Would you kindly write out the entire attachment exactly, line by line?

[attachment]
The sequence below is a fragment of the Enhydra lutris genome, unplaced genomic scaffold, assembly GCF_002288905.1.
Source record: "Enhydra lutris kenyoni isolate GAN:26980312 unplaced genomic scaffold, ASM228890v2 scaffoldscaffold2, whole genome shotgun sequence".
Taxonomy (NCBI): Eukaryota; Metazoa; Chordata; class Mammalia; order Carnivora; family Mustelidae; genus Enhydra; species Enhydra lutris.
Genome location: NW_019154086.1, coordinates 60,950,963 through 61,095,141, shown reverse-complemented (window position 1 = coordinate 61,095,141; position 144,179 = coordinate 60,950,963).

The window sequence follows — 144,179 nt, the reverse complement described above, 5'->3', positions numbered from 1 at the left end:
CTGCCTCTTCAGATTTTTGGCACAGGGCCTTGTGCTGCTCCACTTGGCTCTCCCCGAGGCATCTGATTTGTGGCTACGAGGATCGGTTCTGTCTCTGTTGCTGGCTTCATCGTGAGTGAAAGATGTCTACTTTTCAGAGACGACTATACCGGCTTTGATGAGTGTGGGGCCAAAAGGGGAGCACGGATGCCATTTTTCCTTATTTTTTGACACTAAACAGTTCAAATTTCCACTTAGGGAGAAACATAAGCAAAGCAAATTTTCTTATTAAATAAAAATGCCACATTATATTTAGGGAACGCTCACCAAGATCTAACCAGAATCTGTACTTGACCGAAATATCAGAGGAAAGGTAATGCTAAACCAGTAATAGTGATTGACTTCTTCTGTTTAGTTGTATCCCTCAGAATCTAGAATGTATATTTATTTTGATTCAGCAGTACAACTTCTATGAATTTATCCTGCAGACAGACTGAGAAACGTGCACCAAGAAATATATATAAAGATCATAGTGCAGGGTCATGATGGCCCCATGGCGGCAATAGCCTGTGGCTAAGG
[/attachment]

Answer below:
The sequence below is a fragment of the Enhydra lutris genome, unplaced genomic scaffold, assembly GCF_002288905.1.
Source record: "Enhydra lutris kenyoni isolate GAN:26980312 unplaced genomic scaffold, ASM228890v2 scaffoldscaffold2, whole genome shotgun sequence".
Taxonomy (NCBI): Eukaryota; Metazoa; Chordata; class Mammalia; order Carnivora; family Mustelidae; genus Enhydra; species Enhydra lutris.
Genome location: NW_019154086.1, coordinates 60,950,963 through 61,095,141, shown reverse-complemented (window position 1 = coordinate 61,095,141; position 144,179 = coordinate 60,950,963).

The window sequence follows — 144,179 nt, the reverse complement described above, 5'->3', positions numbered from 1 at the left end:
CTGCCTCTTCAGATTTTTGGCACAGGGCCTTGTGCTGCTCCACTTGGCTCTCCCCGAGGCATCTGATTTGTGGCTACGAGGATCGGTTCTGTCTCTGTTGCTGGCTTCATCGTGAGTGAAAGATGTCTACTTTTCAGAGACGACTATACCGGCTTTGATGAGTGTGGGGCCAAAAGGGGAGCACGGATGCCATTTTTCCTTATTTTTTGACACTAAACAGTTCAAATTTCCACTTAGGGAGAAACATAAGCAAAGCAAATTTTCTTATTAAATAAAAATGCCACATTATATTTAGGGAACGCTCACCAAGATCTAACCAGAATCTGTACTTGACCGAAATATCAGAGGAAAGGTAATGCTAAACCAGTAATAGTGATTGACTTCTTCTGTTTAGTTGTATCCCTCAGAATCTAGAATGTATATTTATTTTGATTCAGCAGTACAACTTCTATGAATTTATCCTGCAGACAGACTGAGAAACGTGCACCAAGAAATATATATAAAGATCATAGTGCAGGGTCATGATGGCCCCATGGCGGCAATAGCCTGTGGCTAAGG